, also called Ye'Kuana, Yekuana, Yequana, Yecuana, Dekuana, Maquiritare, Makiritare, So'to
, are a Cariban-speaking tropical rain forest tribe who live in the Caura River
The Caura is a tributary of the Orinoco River, located in Bolívar State in Venezuela. Its flow is the second after the Caroni River among the affluents of the Orinoco River, with almost 3.000 m³/s....
and Orinoco River regions of Venezuela
Venezuela , officially called the Bolivarian Republic of Venezuela , is a tropical country on the northern coast of South America. It borders Colombia to the west, Guyana to the east, and Brazil to the south...
in Bolivar State and Amazonas State
Amazonas State is one of the 23 states into which Venezuela is divided.The state capital is Puerto Ayacucho. The capital until the early 1900s was San Fernando de Atabapo. Although named after the Amazon River, most of the state is drained by the Orinoco. Amazonas State covers a total surface...
. In Brazil
Brazil , officially the Federative Republic of Brazil , is the largest country in South America. It is the world's fifth largest country, both by geographical area and by population with over 192 million people...
, they inhabit the northeast of Roraima
Roraima is the northernmost and least populated state of Brazil, located in the Amazon region. It borders the states of Amazonas and Pará, as well as the nations of Venezuela and Guyana. The population is 400,000 and the capital is Boa Vista...
In Venezuela, the Ye'kuana live alongside the Sanumá
The Sanum, also referred to as Sanema, Sanima Tsanuma, Guaika, Samatari, Samatali, Xamatari and Chirichano in the literature, are a South American tropical rain forest tribe related to the Yanomami. They number about 1500 and live on both sides of the border of Brazil and Venezuela...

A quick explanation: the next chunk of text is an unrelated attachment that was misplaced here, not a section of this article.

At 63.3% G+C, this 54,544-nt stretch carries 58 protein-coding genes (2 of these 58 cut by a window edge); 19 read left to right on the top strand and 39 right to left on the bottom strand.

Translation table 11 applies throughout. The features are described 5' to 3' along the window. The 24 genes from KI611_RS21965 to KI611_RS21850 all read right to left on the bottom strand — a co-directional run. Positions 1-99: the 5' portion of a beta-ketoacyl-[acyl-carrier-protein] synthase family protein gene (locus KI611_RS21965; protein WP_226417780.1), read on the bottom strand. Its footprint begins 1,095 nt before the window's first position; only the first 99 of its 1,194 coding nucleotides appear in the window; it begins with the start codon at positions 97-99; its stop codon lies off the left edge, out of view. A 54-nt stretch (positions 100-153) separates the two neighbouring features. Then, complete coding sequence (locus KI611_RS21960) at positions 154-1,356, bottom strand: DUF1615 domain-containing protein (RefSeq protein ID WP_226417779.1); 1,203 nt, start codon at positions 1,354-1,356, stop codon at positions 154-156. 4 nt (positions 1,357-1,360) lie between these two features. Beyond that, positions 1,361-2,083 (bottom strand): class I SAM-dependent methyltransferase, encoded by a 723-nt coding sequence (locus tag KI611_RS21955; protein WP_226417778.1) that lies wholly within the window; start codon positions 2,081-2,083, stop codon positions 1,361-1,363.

The first reference to the Ye'kuana was in 1744 by a Jesuit priest called Manuel Román.
There are some 6,250 Ye'kuana in Venezuela, according to the 2001 census, with some 430 in Brazil.
Jean Liedloff was an American author, born in New York, and best known for her 1975 book The Continuum Concept....
came into contact with the Ye'kuana during a diamond hunting trip. She based her book The Continuum Concept: In Search of Happiness Lost
on their way of life, particularly the upbringing of their children. The infants are normally in 'skin contact' 24 hours a day with their mother or with other women who take care of them
- David. M. Guss: "To Weave and Sing: Art, Symbol, and Narrative in the South American Rainforest" (University of California Press, 1990)
- Jean Liedoff: "The Continuum Concept: In Search of Happiness Lost" ISBN 0-201-05071-4